Funny People pulls off quite a feat: it examines the sources of comedy and manages to be knockout funny. Adam Sandler plays George Simmons, a successful comedian of Adam Sandler proportions who is diagnosed with a fatal blood disease. Faced with impending death, he recognizes that he has no friends and decides to make a best friend out of an aspiring young comedian named Ira (Seth Rogen, Knocked Up). This lopsided relationship gradually takes on aspects of true friendship as Ira forces George to try to reconnect with the people in his life, including his ex-girlfriend Laura (Leslie Mann, 17 Again). But forging real relationships conflicts with all the impulses that feed George's comedy: can he truly re-create his life? Funny People has enough raw, no-inhibitions comedy to satisfy Sandler fans, but the core of the movie is far more complex and compelling--and significantly, Sandler rises to it. He, Rogen, and Mann all deliver superb performances, as does the supporting cast (including Jonah Hill, Superbad; Jason Schwartzman, Rushmore; and Eric Bana, Munich). Funny People fits into the ranks of such classics as Hannah and Her Sisters and Terms of Endearment: movies that blend sadness and joy into a vibrant picture of life. --Bret Fetzer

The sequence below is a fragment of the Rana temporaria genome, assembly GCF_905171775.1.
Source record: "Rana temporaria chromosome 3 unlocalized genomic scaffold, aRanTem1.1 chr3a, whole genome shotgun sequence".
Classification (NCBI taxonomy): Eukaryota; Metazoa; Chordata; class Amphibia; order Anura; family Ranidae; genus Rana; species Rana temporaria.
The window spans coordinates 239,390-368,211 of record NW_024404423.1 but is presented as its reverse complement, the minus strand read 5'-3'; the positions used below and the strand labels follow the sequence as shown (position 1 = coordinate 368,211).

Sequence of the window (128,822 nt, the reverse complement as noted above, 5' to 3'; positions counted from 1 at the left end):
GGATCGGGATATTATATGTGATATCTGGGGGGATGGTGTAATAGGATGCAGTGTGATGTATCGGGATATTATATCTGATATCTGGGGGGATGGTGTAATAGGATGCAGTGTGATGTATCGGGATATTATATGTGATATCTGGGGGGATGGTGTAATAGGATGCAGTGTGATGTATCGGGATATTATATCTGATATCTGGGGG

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Top Customer Reviews

By LeBrain HALL OF FAMETOP 100 REVIEWER on Dec 3 2009
Format: DVD
Are you a fan of Adam Sandler? How about Seth Rogen? Judd Apatow?

If you answered "yes" to any of the above questions, check your assumptions at the door before watching Funny People.

Guys like Sandler and Apatow seem to have painted themselves into a corner in certain ways. People expect certain things from each: Lots of toilet humour, fart jokes, ridiculous situations, and so on. Most importantly people go to those movies expecting to forget their problems and just laugh. Funny People, despite its title, is not one of those movies. Remember when Sandler did Punch-Drunk Love, and people didn't get it? This isn't "out there" like Punch-Drunk was, but it's no feel-good comedy either.